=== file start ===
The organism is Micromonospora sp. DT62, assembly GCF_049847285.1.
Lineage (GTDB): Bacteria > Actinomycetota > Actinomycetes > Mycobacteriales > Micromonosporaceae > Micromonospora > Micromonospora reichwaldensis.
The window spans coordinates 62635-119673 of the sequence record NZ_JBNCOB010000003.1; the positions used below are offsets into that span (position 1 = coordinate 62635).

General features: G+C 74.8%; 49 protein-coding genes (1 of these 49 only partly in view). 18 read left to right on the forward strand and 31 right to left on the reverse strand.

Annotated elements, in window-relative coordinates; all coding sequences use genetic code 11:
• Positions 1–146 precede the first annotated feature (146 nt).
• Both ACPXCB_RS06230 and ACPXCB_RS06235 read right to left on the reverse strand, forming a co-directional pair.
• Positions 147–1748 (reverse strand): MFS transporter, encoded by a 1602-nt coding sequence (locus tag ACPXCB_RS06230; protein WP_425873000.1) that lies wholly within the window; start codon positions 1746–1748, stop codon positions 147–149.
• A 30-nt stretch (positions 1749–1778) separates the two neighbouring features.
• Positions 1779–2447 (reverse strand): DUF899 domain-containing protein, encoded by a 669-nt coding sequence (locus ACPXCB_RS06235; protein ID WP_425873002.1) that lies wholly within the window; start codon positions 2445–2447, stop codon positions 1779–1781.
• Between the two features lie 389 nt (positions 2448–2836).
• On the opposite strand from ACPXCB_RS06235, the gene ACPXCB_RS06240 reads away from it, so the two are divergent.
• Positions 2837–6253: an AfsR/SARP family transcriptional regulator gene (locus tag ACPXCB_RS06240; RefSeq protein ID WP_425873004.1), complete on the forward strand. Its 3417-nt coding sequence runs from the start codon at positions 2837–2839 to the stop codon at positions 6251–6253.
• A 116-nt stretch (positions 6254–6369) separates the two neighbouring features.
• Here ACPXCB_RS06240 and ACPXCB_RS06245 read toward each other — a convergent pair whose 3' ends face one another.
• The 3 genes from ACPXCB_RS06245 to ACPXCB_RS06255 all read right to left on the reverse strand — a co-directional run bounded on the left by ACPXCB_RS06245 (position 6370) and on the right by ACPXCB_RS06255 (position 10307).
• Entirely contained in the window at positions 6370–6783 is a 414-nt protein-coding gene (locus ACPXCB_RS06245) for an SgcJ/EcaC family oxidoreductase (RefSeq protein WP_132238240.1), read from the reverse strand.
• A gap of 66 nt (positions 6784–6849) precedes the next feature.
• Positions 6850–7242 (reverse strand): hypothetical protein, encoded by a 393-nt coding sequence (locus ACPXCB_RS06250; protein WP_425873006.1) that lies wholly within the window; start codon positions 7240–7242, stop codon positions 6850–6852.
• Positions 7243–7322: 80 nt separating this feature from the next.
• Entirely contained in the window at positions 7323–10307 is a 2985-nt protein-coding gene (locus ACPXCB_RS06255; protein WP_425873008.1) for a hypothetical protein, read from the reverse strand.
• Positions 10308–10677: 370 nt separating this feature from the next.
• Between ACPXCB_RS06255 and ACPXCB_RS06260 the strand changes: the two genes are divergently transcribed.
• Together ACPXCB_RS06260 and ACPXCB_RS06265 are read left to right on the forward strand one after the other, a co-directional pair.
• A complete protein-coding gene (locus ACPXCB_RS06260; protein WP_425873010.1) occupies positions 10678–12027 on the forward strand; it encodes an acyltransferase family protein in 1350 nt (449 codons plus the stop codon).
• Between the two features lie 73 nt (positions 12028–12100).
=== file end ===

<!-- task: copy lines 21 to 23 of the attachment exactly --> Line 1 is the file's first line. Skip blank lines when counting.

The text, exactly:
• Entirely contained in the window at positions 7323–10307 is a 2985-nt protein-coding gene (locus ACPXCB_RS06255; protein WP_425873008.1) for a hypothetical protein, read from the reverse strand.
• Positions 10308–10677: 370 nt separating this feature from the next.
• Between ACPXCB_RS06255 and ACPXCB_RS06260 the strand changes: the two genes are divergently transcribed.